News Corp. beefs up MySpace video
News Corp. made improvements to MySpace Video over the weekend. The changes came just after News Corp. CEO Rupert Murdoch met with Google CEO Eric Schmidt to address conflicts created by Google's $1.65 billion acquisition of YouTube. link. The changes were first reported by TechCrunch. MySpace now features videos on its homepage. User profile pages now include a section called Video Space, which displays videos. These videos appear on profile pages automatically after they are uploaded. That eliminates the need to paste code into a profile. YouTube still requires users to take an extra step by cutting and pasting code onto a Web page before they display a video.
There's no question that News Corp. has decided to focus more on video as a response to the Google-YouTube acquisition. Many YouTube videos wind up on MySpace pages. As Google starts integrating ads into some or all of those videos, News Corp. wants to make sure that it gets a cut of the revenue.
If News Corp. can't come to terms with Google, the conflict could turn nasty. News Corp. could block YouTube from its site and force its users to use MySpace Video. That would run the risk of alienating MySpace users. But MySpace already is the number-two video site, even though it hasn't placed much of a priority on developing video until now. That suggests that News Corp. might have a chance of winning a fight with Google. Neither Google nor YouTube have had much luck in the social networking arena where MySpace leads by a huge margin.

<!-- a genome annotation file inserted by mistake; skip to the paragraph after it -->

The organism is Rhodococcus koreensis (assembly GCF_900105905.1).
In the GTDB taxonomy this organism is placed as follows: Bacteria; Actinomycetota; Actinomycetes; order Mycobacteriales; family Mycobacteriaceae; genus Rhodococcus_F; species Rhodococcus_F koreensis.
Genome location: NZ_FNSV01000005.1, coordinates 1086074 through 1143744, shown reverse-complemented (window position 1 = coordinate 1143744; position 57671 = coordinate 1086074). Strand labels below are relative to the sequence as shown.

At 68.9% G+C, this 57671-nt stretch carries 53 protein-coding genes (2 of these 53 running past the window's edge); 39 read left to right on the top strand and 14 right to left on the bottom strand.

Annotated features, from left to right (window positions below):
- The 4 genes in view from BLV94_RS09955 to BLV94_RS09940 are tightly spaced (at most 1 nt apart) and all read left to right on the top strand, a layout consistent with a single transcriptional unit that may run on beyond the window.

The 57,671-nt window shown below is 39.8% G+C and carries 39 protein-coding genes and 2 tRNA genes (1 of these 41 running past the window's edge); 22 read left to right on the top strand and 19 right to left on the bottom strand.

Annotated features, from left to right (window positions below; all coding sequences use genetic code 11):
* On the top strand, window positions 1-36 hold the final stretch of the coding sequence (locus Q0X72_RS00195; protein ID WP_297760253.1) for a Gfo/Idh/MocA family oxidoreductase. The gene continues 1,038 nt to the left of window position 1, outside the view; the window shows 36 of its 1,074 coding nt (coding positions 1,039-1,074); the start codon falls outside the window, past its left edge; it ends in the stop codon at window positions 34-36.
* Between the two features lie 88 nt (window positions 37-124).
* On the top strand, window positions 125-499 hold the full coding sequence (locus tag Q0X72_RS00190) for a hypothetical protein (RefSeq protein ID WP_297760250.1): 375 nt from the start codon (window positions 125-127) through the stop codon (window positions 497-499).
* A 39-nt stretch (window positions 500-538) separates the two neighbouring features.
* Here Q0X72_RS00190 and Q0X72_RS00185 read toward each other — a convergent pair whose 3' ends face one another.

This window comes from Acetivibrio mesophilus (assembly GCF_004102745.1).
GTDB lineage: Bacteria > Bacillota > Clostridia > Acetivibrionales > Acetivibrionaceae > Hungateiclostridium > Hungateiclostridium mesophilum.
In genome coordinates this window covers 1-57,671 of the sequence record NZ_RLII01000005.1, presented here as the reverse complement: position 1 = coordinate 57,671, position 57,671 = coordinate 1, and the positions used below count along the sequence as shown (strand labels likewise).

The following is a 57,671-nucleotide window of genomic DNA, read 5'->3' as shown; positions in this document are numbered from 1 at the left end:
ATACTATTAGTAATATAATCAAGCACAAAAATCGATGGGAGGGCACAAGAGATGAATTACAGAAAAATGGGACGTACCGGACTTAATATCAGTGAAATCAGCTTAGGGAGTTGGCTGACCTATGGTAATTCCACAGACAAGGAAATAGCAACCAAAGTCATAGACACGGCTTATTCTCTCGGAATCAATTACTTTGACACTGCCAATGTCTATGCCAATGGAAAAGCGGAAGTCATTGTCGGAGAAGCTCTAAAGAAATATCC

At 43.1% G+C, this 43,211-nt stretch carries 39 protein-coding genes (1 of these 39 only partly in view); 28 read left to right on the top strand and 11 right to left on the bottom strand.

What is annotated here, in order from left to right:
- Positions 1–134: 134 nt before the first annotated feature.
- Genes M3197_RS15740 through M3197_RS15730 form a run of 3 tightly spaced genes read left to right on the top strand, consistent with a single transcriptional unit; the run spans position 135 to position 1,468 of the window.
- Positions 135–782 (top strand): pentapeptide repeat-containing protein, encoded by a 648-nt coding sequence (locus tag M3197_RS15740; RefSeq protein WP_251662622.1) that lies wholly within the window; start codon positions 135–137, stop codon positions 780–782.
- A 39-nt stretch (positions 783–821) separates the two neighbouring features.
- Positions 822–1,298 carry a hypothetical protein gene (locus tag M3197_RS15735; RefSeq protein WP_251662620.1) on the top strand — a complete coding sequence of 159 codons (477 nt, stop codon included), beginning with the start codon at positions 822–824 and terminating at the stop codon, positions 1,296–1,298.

Google has plenty of leverage, though. For one thing, it's Google. The Internet powerhouse signed a $900 million agreement with MySpace this year. News Corp. wants to expand that agreement, which is currently focused on search ads, to include other realms such as display ads and video.
It's tough to imagine that either side is willing to let this conflict spin out of control. "I think a lot of what's happening right now is posturing. Each company wants to protect their property, but they also recognize that they can't go it alone. Everybody needs somebody. They just want that somebody to need them more," says Jeff Lanctot, vice president of digital agency Avenue A/Razorfish.
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